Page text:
ActivPhysics can help with these Problems:
Activities 7.1–7.6
Section 14-1: Conditions for Equilibrium
1. Five forces act on a rod, as shown in Fig. 14-25.
Write the torque equations that must be satisfied
for the rod to be in static equilibrium taking the
torques (a) about the top of the rod and (b) about
the center of the rod.
2. A body is subject to three forces: F1 = 2ı̂ + 2̂ N,
applied at the point x = 2 m, y = 0 m; F2 = −2ı̂ −
3̂ N, applied at x = −1 m, y = 0; and F3 = 1̂ N,
applied at x = −7 m, y = 1 m. (a) Show explicitly
that the net force on the body is zero. (b) Show
explicitly that the net torque about the origin is
zero. (c) To confirm the assertion following
Equation 14-4 that the net torque must be zero
about any other point, evaluate the net torque
about the point (3 m, 2 m), the point (−7 m, 1 m),
and about any other point of your choosing.
Fi = (2ı̂ + 2̂ − 2ı̂ − 3̂ + ̂)N = 0. (b) ( τ i )0 =
[2ı̂ × (2ı̂ + 2̂) + (−ı̂) × (−2ı̂ − 3̂) + (−7ı̂ + ̂) ×
̂]N·m = (4 + 3 − 7)P
k̂ N·m = 0. (c) For any point
r0 = (x0 ı̂ + y0 ̂)m,
(ri − r0 ) × Fı̂ = {[(2 − x0 )ı̂ −
y0 ̂] × (2ı̂ + 2̂) + [(−1 − x0 )ı̂ − y0 ̂] × (−2ı̂ − 3̂) +
[(−7 − x0 )ı̂ + (1 − y0 )̂] × ̂} N·m = [(4 + 3 − 7) +
x0 (−2 + 3 − 1) + y0 (2 − 2 + 0)]k̂ N·m = 0.
figure 14-25 Problem 1.
3. Suppose the force F3 in the preceding problem is
doubled so the forces no longer balance and the
body is therefore accelerating. Show that (a) the
torque about the point (−7 m, 1 m) is still zero, but
that (b) the torque about the origin is no longer
zero. What is the torque about the origin?
All of the forces lie in the plane of Fig. 14-25, so all of
the torques about any point on the rod are into or out
of the page. Suppose the latter direction, out of the
page or counterclockwise, is positive. Moreover, all of
the forces are perpendicular to the rod, so their lever
arms about any point on the rod (recall that the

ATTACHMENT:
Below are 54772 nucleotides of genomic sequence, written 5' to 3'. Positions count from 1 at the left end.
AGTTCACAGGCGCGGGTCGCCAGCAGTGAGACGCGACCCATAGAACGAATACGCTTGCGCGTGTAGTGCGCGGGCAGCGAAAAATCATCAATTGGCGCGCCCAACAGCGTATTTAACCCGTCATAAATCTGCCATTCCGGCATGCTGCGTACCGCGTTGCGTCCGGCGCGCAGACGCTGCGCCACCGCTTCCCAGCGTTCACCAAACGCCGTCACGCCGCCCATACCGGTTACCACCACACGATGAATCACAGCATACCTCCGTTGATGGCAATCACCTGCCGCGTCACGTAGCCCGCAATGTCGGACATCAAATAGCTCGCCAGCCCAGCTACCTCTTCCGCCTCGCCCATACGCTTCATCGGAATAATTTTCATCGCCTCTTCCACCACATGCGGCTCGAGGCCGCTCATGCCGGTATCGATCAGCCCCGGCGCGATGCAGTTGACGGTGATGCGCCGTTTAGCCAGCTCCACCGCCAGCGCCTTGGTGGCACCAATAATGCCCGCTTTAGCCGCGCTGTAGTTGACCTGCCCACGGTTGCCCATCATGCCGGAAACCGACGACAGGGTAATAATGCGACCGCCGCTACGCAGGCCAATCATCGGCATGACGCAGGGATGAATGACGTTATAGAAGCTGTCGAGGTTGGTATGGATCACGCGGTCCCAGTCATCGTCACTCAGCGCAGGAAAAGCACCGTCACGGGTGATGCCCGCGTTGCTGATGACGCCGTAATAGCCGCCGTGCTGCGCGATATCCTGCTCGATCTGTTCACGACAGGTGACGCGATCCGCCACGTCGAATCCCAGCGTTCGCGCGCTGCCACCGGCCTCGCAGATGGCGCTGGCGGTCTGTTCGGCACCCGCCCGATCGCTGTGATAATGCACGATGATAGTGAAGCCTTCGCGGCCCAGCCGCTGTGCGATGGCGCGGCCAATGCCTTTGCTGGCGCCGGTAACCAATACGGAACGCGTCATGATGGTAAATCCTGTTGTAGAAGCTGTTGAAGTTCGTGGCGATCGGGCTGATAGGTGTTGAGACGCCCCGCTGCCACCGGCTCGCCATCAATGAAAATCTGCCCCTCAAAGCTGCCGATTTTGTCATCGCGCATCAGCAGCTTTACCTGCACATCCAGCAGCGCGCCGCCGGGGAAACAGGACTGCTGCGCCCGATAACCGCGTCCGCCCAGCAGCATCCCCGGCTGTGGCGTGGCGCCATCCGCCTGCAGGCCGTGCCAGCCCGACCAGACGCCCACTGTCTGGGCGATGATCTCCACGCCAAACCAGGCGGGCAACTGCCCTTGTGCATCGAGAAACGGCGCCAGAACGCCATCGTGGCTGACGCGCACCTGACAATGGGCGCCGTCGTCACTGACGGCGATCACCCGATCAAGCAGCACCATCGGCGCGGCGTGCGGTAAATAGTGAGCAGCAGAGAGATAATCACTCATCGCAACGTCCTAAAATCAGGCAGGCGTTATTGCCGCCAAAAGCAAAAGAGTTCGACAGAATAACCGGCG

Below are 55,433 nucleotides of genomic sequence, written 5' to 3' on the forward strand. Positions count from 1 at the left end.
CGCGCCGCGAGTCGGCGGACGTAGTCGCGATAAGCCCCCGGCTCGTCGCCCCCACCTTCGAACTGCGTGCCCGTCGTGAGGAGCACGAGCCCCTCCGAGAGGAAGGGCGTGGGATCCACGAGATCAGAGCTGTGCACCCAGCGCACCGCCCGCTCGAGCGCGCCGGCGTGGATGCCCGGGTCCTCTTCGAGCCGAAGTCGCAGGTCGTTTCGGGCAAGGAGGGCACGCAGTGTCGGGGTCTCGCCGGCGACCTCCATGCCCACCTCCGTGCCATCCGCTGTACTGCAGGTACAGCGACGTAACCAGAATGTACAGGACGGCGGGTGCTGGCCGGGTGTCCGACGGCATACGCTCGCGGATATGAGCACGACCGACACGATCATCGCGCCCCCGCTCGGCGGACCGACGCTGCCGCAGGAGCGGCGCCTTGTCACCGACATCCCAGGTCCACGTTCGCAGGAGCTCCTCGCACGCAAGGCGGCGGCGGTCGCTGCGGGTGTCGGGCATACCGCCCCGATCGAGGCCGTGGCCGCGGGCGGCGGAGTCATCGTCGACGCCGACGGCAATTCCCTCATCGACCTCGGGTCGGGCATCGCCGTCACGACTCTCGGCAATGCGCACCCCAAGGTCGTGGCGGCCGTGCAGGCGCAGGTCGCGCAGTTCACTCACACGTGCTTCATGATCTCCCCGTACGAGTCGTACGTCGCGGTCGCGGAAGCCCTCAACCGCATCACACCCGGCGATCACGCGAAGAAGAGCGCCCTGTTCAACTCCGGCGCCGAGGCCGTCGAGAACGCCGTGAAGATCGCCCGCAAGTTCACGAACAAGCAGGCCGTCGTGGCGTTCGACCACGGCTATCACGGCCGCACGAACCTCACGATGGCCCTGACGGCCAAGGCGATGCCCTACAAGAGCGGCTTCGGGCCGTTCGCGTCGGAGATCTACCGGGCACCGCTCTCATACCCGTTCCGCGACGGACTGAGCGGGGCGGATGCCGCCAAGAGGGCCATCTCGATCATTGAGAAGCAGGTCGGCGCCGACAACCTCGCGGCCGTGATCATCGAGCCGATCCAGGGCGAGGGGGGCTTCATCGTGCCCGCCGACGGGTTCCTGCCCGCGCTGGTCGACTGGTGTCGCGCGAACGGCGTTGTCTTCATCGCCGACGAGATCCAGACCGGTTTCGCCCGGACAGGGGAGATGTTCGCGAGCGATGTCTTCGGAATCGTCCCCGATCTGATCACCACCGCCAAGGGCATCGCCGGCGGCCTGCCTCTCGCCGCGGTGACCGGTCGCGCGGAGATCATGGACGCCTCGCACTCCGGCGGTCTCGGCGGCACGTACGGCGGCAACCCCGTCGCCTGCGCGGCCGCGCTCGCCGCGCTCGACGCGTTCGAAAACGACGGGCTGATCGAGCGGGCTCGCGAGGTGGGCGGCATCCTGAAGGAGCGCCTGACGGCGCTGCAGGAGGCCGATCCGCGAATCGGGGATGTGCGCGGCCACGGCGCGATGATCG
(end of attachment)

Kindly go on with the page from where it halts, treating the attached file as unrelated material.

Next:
magnitude of the torque is force times lever arm) can
easily be read-off from Fig. 14-25. (a) About the top
of the rod, F4 and F5 contribute zero torque, and
Equation 14-2 becomes 0 = 31 ℓF3 − 32 ℓF2 + ℓF1 .
(b) About the center of the rod, the perpendicular
distances to F2 and F3 are 61 ℓ, and to F1 , F4 and F5
are 21 ℓ, so 0 = 12 ℓ(F1 + F4 − F5 ) − 61 ℓ(F2 + F3 ).
(a) Since r3 = (−7ı̂ + ̂) m is the point of application
of F3P
, the total torque about r3 is just due to F1 and
F2 : ( τ i )3 = (r1 − r3 ) × F1 + (r2 − r3 ) × F2 =
[(2ı̂ + 7ı̂ − ̂) × (2ı̂ + 2̂) + (−ı̂ + 7ı̂ − ̂) × (−2ı̂ −
3̂)]N·m = [(9×2)k̂ − (1×2)(−
P k̂) + 6 ×
P(−3) k̂ +
(1×2)(−k̂)] N·m = 0. (b) ( τ i )0 = (ri × Fi ) =
[2ı̂ × (2ı̂ + 2̂) + (−ı̂) × (2ı̂ − 3̂) + (−7ı̂ + ̂) ×
(2̂)] N·m = [4k̂ + 3k̂ − 14k̂] N·m = −7k̂ N·m.
4. A rod of mass m and length ℓ is falling freely in a
horizontal orientation, with no torque about its
center of mass. Find the magnitude of the torque
about either end. Why does your answer not
violate the point made in Problem 8?
The magnitude of the torque on a body of mass M in
a constant gravity field is |τ grav | = |rcm × M g| =
rcm M g sin θ. With origin at either end, rcm = 12 ℓ, and
sin θ = 1 for horizontal orientation, hence τ grav =
2 M gℓ. With origin at the CM (rcm = 0) the torque is